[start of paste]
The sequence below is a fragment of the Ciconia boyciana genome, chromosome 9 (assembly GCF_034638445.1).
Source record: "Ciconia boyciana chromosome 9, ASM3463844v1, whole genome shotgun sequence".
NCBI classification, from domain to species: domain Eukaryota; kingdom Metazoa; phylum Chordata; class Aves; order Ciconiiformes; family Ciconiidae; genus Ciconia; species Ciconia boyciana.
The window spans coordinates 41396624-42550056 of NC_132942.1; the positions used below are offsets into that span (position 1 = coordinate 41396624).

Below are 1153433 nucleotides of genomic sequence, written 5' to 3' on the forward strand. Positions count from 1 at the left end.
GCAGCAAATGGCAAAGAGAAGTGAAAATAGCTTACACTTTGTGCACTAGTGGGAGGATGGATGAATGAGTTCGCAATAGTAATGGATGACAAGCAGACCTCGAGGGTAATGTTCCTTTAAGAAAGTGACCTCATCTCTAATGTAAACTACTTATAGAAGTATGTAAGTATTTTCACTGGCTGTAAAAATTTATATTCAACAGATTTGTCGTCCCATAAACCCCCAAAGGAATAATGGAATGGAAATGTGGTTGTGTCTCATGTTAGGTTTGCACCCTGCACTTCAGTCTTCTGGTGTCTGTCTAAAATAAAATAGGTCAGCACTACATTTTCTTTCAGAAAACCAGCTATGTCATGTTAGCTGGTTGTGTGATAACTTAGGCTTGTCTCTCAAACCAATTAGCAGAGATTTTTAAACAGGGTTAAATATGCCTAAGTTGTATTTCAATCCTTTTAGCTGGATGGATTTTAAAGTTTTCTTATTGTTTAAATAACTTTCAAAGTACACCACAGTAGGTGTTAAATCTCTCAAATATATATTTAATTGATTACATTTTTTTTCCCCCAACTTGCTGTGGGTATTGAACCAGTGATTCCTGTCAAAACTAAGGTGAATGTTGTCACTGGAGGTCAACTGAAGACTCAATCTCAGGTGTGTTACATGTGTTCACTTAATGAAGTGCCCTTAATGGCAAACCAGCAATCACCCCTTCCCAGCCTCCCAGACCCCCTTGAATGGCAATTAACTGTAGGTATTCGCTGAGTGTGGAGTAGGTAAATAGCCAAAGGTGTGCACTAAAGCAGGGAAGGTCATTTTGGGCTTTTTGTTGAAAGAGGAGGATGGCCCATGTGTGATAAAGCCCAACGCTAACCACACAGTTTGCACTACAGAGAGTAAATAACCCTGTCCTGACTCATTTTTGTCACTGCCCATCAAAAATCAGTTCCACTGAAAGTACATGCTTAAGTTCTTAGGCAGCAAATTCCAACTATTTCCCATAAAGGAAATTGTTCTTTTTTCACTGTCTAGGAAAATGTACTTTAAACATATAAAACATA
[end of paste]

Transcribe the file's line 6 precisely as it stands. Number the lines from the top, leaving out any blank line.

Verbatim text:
GCAGCAAATGGCAAAGAGAAGTGAAAATAGCTTACACTTTGTGCACTAGTGGGAGGATGGATGAATGAGTTCGCAATAGTAATGGATGACAAGCAGACCTCGAGGGTAATGTTCCTTTAAGAAAGTGACCTCATCTCTAATGTAAACTACTTATAGAAGTATGTAAGTATTTTCACTGGCTGTAAAAATTTATATTCAACAGATTTGTCGTCCCATAAACCCCCAAAGGAATAATGGAATGGAAATGTGGTTGTGTCTCATGTTAGGTTTGCACCCTGCACTTCAGTCTTCTGGTGTCTGTCTAAAATAAAATAGGTCAGCACTACATTTTCTTTCAGAAAACCAGCTATGTCATGTTAGCTGGTTGTGTGATAACTTAGGCTTGTCTCTCAAACCAATTAGCAGAGATTTTTAAACAGGGTTAAATATGCCTAAGTTGTATTTCAATCCTTTTAGCTGGATGGATTTTAAAGTTTTCTTATTGTTTAAATAACTTTCAAAGTACACCACAGTAGGTGTTAAATCTCTCAAATATATATTTAATTGATTACATTTTTTTTCCCCCAACTTGCTGTGGGTATTGAACCAGTGATTCCTGTCAAAACTAAGGTGAATGTTGTCACTGGAGGTCAACTGAAGACTCAATCTCAGGTGTGTTACATGTGTTCACTTAATGAAGTGCCCTTAATGGCAAACCAGCAATCACCCCTTCCCAGCCTCCCAGACCCCCTTGAATGGCAATTAACTGTAGGTATTCGCTGAGTGTGGAGTAGGTAAATAGCCAAAGGTGTGCACTAAAGCAGGGAAGGTCATTTTGGGCTTTTTGTTGAAAGAGGAGGATGGCCCATGTGTGATAAAGCCCAACGCTAACCACACAGTTTGCACTACAGAGAGTAAATAACCCTGTCCTGACTCATTTTTGTCACTGCCCATCAAAAATCAGTTCCACTGAAAGTACATGCTTAAGTTCTTAGGCAGCAAATTCCAACTATTTCCCATAAAGGAAATTGTTCTTTTTTCACTGTCTAGGAAAATGTACTTTAAACATATAAAACATA